In this interview Laszlo Bruszt, Co-Director of the CEU Democracy Institute and Editor-in-Chief of RevDem, explains the inspiration behind the CEU Democracy Institute and RevDem, how East-West and North-South divisions define Europe, and why the EU confederal regime weakens vulnerable member states.
Michal Matlak: Today we have a great pleasure to host or, more accurately to be hosted by, the Co-Director of the CEU Democracy Institute and Editor-in-Chief of the Review of Democracy, Professor Laszlo Bruszt*. I would like to start our conversation with a question about RevDem. Where did this idea come from?
Laszlo Bruszt: The Democracy Institute is a very special place because it’s not just a pure research institute, a sort of an ivory tower of research, but it’s a frontline organization. It’s based in one of the two Central European countries, which are most exposed to anti-democratic tendencies, and it’s our role and our duty to be part of the global dialogue on issues of de-democratization and re-democratization.
The idea behind RevDem is that while we do research, we should also use the opportunities given by new technologies and enter a global dialogue.
You were involved in various editorial projects already in the 80s and in the 90s. Could you tell us something about these projects and about the differences between these projects and its continuation, RevDem?
In the 1980s, we didn’t have this kind of lively samizdat culture that you had in Poland, but the Hungarian democratic opposition also had its periodicals. We created with some friends a semi-legal journal called Beardance (Medvetanc). It played a similar role to RevDem, in the smaller Hungarian setting, serving as a platform for debates on the social and economic issues in Hungary. Besides providing a platform for scholarly dialogue, it tried to create a bridge between the Hungarian emigrees, who left the country in 1956, and various groups within the country who were critical of the regime, from economic reformers to sociologists and philosophers. After the regime change, these journals ceased to exist, but there were similar initiatives in Hungary and one of them was also based at the CEU. This was the East European Constitutional Review edited by Stephen Holmes and actually, when we were first thinking about RevDem, we took some of the ideas from it.
The East European Constitutional Review was published in the US, right?
It was a joint initiative of the University of Chicago and the CEU. So, when I was acting Rector in the mid-90s, I was also involved in the linking of the East European Constitutional Review to CEU.
It was a journal that was primarily concerned with the political and economic transformation of Eastern Europe.
That was a broad platform. Its geographic focus was the post-communist world in Eurasia. It was interested in the transformation of the legal and the constitutional sphere, namely how the Rule of Law and institutions of liberal democracy were created in these countries or not. How that worked or failed in various post-communist countries. The Review offered a high-quality analysis, but also book reviews and debates. We have all these genres at RevDem – the East European Constitutional Review was among the inspirations. That was still before the digital era, so the East European Constitutional Review couldn’t have the kind of live online debates which RevDem now has.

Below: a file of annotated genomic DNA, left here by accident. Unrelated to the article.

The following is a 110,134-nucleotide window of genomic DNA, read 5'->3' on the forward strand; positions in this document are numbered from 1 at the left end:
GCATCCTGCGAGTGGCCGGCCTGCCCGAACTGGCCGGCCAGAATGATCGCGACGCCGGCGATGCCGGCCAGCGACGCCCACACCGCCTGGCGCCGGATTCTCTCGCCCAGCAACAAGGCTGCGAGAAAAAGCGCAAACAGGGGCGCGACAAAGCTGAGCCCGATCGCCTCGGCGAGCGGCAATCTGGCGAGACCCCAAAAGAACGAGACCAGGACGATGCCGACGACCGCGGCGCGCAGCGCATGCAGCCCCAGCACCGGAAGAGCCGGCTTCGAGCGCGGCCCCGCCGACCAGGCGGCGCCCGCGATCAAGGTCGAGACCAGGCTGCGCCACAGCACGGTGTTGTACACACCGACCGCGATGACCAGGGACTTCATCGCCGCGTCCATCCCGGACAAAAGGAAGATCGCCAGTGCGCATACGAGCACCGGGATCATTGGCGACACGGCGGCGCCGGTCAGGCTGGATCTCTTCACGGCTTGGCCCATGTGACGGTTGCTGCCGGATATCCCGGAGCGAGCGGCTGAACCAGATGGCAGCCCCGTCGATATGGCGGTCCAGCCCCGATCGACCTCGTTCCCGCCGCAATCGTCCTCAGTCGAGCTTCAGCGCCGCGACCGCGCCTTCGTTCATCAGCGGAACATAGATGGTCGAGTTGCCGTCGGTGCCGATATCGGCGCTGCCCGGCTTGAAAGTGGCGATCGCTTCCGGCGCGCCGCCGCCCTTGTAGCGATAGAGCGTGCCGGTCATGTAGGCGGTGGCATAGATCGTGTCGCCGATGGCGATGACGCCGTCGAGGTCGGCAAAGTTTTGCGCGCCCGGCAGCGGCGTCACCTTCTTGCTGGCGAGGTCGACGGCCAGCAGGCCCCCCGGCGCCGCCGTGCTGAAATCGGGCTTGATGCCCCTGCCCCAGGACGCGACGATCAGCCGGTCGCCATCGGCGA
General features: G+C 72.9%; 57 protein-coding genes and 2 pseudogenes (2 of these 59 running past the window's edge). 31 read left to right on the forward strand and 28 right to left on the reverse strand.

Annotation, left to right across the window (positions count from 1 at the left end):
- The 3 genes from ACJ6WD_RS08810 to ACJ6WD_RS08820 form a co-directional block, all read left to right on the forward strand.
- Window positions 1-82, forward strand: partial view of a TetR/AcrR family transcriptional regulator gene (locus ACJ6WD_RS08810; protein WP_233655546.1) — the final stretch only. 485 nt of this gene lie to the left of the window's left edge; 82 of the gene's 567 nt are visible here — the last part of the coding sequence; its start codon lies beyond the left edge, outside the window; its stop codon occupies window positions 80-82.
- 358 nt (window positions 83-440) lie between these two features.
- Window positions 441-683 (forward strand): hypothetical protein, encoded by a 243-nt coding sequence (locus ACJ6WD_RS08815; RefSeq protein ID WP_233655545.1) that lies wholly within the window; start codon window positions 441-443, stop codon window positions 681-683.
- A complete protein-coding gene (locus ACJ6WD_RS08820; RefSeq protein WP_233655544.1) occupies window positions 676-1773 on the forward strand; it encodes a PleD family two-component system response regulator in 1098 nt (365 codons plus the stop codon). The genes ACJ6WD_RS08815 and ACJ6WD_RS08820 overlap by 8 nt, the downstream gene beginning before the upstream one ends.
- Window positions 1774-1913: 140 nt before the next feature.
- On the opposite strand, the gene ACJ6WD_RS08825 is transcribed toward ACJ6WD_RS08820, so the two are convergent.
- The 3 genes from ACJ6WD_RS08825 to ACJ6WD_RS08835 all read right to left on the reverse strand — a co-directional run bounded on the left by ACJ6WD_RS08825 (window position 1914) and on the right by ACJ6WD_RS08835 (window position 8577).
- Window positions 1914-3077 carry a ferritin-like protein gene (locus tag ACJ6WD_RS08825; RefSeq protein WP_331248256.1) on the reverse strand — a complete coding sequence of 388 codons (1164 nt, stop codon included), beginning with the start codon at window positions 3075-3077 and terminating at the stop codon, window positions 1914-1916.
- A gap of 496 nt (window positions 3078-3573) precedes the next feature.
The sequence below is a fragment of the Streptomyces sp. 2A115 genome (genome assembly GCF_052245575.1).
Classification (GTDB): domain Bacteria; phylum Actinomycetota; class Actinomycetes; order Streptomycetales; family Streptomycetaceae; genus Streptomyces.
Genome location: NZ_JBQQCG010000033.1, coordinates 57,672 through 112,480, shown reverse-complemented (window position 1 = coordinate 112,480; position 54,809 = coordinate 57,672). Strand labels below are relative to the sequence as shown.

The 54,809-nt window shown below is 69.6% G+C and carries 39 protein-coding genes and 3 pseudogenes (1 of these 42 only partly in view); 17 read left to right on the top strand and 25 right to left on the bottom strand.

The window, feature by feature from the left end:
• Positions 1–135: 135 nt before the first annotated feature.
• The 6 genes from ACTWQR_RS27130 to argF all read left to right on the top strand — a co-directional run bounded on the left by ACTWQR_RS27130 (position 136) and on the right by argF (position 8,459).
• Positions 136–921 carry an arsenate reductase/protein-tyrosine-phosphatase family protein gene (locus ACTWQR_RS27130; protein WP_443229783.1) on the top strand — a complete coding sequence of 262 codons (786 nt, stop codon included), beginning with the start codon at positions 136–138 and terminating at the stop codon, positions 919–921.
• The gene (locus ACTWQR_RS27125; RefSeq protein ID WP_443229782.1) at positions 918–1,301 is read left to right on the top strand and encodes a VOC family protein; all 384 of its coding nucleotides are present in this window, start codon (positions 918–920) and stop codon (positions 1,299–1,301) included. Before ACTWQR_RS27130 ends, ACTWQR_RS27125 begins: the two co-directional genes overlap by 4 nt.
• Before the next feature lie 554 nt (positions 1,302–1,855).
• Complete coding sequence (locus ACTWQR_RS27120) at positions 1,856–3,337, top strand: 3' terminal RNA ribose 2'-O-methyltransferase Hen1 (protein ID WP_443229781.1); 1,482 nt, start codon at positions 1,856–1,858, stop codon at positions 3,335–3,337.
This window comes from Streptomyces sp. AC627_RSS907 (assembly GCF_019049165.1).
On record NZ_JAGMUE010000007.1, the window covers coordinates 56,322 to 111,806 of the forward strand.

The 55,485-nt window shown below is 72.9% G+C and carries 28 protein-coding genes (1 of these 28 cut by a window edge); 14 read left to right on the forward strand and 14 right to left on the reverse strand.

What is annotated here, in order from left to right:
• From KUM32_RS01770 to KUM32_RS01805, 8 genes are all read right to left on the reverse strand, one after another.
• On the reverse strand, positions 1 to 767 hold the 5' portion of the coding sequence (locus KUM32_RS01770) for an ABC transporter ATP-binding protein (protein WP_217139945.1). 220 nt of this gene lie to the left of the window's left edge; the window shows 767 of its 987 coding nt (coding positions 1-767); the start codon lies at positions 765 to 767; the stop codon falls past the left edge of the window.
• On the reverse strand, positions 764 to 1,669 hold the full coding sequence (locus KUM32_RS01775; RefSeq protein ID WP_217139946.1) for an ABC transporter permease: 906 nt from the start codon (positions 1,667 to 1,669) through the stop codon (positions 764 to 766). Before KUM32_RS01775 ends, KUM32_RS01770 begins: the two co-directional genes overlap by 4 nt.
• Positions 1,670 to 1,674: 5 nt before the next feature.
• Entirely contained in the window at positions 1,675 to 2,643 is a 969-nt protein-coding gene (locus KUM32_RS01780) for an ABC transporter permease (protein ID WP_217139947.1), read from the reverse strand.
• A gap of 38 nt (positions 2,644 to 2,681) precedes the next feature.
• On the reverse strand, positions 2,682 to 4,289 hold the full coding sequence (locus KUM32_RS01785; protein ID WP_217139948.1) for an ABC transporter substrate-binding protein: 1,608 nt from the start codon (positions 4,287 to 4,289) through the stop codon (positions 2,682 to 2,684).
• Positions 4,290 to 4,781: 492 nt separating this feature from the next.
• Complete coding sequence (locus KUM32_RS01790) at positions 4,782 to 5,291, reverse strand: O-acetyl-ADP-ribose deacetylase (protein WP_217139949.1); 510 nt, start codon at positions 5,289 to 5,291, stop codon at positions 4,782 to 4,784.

One of the intellectual tensions within RevDem I’m struggling with is the tension between our Central European location and our interest in global affairs. Do you have a vision how to connect both?
We are 7 months old. So, it’s still a very early phase but one of the reasons we have the cross-regional dialogue section is that CEU, since the beginning was very much interested in global affairs and the use of cross-regional dialogue for better understanding the specificity of our own region. The first Rector of CEU was Alfred Stepan whose field was comparative political sciences with the focus on Latin America and East Central Europe. Numerous CEU researchers already in the 90s wrote books that compared the different experiences in the different world regions. Before coming to CEU, I taught democratization at the Kellogg Institute at Notre Dame University where Guillermo O’Donnell (one of the founding fathers of the field of comparative democratization) was my boss. When we wrote a book with David Stark on post-socialist pathways, we often used Latin American comparative material. Democracy is luckily a global phenomenon, so that debate should be global. Our editors and assistant editors come from four continents including Latin America and Asia – that’s how the dialogue on democracy should be carried out.
RevDem was created at the CEU Democracy Institute, which is in itself a very young institution. What’s the idea behind it?
The idea comes from the period when Lex CEU was passed in Hungary and it became clear that we cannot teach anymore here.
We thought that it’s very important to keep part of the original mission and the spirit of CEU in Budapest and it was obvious that it needs to deal with democracy.